A lively combination of scholarship, cultural history and sharp-tongued social commentary about our buildings—what we use them for and what they reveal about their designers and about us.
Wilkinson, who has lectured on the history of architecture at various academic venues in England, Germany and China, begins with a simple hut—surely the first human habitation—and ends with a “curvaceous footbridge” in Rio de Janeiro. In between are his investigations and ruminations about specific sorts of architecture developed for specific purposes—for the powerful, for religion, commemoration, entertainment, work, medicine and others. In each section, the author focuses on a specific structure, provides its history, tells us about its designer (when this is known) and describes its evolution and/or fate. But Wilkinson does much more than this. He also riffs on aspects of the building, its architect or purpose that he finds most compelling, and he manages to animate readers in the process. In some cases, he will probably anger some readers. He is manifestly liberal and humanitarian in his political views, so terms like “religious wing nuts,” broadsides at Ayn Rand and descriptions of buildings (Henry Ford’s factories) that are like machines “for squeezing the maximum profit from the workers inside” will not endear him to some of his readers—though they will certainly delight others. The author includes a fascinating chapter about Le Corbusier and his passion for a house designed by Eileen Gray—a house much damaged, writes Wilkinson, by Le Corbusier’s murals (added later). His is a sad portrait of the house’s decline and its very slow restoration. The author punctuates his text with bright, varied allusions to Hawthorne, the Marx Brothers, Wagner, Nero, Brueghel and the 1959 “kitchen debate” between Khrushchev and Nixon.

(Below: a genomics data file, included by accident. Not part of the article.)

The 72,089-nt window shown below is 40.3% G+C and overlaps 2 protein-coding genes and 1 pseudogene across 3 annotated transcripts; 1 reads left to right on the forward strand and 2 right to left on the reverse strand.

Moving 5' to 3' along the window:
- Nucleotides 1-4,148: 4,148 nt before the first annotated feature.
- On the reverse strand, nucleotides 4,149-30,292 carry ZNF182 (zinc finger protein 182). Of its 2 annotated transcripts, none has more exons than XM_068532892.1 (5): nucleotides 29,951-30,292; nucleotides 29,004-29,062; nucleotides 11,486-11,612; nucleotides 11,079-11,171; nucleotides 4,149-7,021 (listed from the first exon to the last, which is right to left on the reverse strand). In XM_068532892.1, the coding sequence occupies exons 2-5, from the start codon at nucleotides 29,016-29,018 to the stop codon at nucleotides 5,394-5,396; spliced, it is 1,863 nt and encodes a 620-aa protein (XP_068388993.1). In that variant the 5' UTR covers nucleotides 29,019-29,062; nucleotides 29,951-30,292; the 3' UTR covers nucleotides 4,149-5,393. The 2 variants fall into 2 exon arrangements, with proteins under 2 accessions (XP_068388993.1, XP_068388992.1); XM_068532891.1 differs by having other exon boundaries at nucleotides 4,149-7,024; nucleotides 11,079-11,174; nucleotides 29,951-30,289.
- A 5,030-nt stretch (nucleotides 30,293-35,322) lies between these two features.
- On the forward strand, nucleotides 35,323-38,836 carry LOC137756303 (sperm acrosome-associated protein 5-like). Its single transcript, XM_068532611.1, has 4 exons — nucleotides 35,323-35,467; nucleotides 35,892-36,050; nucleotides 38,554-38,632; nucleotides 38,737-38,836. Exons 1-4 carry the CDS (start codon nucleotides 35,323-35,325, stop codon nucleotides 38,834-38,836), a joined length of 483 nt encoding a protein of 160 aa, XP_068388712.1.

A scholarly but swiftly flowing text that glistens with attitude.